Boeing may be down. It's definitely not out

New York (CNN Business)Dave Calhoun, the new CEO of Boeing, will get a big bonus if he can fix a long list of problems at the company, including returning the 737 Max safely to service.

Late Monday, Boeing spelled out the details of a $7 million bonus that Calhoun could receive. In addition to getting the 737 Max safely back in the air, Boeing must strengthen engineering at the company in accordance with the recommendations of a committee of its board of directors. The company has to get approval for the 777X to fly and ramp up production and deliveries of the jet. Boeing would have to successfully fly a crewed Starliner spacecraft. And Boeing must close the deal for a joint venture with regional jet maker Embraer and hit certain targets for that joint venture.
The importance of returning of the 737 Max to service is not a surprise, given that its grounding has already cost the company at least $18 billion, and Boeing has continually said safely returning it to service is its top priority. Boeing’s bestselling plane has been grounded since March following two fatal crashes that killed 346 people. Boeing (BA) said it expects approval for the plane to fly again by the middle of this year.

    The items on the list beyond the 737 Max return will not be easy to achieve. The start of deliveries of the 777X has been delayed until 2021 due to problems with its engine. And the most recent uncrewed flight of the Starliner failed to achieve an orbit that allowed it to reach the International Space Station, as planned. And it is not clear when NASA will allow a crew to ride on the Starliner.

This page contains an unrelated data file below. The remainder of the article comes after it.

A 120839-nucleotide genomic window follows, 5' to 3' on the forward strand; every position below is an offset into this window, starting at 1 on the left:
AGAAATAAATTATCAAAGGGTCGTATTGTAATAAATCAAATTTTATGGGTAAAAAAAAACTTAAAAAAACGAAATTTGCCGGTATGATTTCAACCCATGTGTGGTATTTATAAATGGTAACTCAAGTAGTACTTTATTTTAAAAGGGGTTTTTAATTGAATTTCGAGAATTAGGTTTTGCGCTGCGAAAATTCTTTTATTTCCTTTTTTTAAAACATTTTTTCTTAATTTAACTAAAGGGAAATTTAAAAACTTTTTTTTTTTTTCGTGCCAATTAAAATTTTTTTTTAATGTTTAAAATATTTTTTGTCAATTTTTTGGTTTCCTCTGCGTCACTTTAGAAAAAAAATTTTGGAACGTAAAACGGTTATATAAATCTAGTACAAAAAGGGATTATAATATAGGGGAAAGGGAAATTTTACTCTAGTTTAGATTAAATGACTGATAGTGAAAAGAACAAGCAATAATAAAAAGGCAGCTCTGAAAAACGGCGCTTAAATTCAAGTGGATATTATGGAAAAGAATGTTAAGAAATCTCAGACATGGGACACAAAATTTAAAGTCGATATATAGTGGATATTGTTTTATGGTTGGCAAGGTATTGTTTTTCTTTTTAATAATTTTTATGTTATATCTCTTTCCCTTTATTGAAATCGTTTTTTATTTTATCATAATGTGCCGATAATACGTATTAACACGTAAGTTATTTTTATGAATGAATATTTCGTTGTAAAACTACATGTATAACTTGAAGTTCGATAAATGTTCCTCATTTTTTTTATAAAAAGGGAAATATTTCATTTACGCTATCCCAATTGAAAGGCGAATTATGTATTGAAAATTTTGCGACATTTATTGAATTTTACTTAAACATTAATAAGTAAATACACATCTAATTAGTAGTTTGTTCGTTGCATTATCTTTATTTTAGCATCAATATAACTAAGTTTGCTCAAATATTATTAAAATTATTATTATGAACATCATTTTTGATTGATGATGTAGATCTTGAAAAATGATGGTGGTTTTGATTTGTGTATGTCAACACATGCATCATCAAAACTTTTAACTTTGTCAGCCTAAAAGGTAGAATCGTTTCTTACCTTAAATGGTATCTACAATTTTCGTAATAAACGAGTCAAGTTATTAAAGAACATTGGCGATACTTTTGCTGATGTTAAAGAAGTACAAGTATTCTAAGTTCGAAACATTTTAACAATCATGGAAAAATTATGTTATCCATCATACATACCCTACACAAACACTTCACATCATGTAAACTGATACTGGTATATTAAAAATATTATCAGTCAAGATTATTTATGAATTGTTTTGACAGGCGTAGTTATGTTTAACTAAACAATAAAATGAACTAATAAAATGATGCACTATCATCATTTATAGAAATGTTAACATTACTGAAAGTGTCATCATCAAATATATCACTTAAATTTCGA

Calhoun could get 50% of the $7 million bonus after two years and the other 50% after three years. And he’ll have to “substantially achieve” all of the goals to receive any of the bonus.

    The pay package also gives him a $1.4 million base salary, another performance bonus that can pay up to $2.5 million for hitting certain financial targets, and an additional $7 million bonus for achieving long-term goals. He also got a $10 million signing bonus, which Boeing said is designed to compensate him for amounts he gave up upon his departure from his prior employer, The Blackstone Group.
    Calhoun’s predecessor, Dennis Muilenburg, had requested in November that he not receive any bonus payments until the 737 Max was back in service and Boeing had completed the delayed delivery of all the Max jets it has built since the grounding. That process is expected to take a least a couple of years. Muilenburg made the request after coming under fire from members of Congress and family members of the 737 Max victims for the bonus money he continued to receive since the crashes. But in December, the Boeing board replaced Muilenburg because of continued problems with getting the Max approved to fly again.

      The fact that Calhoun will need to wait three years to get the full bonus, as well as to fully vest the separate $10 million signing bonus, is itself significant. Calhoun turns 63 in April, and Boeing has a retirement policy that generally requires retirement at age 65. But the board has the discretion to waive it in any particular instance, and it apparently plans to do so in Calhoun’s case. Calhoun said at his first press conference as CEO that he intends to stay.
      “I plan to work well past 65,” he said. “The board can have me as long as they want me.”
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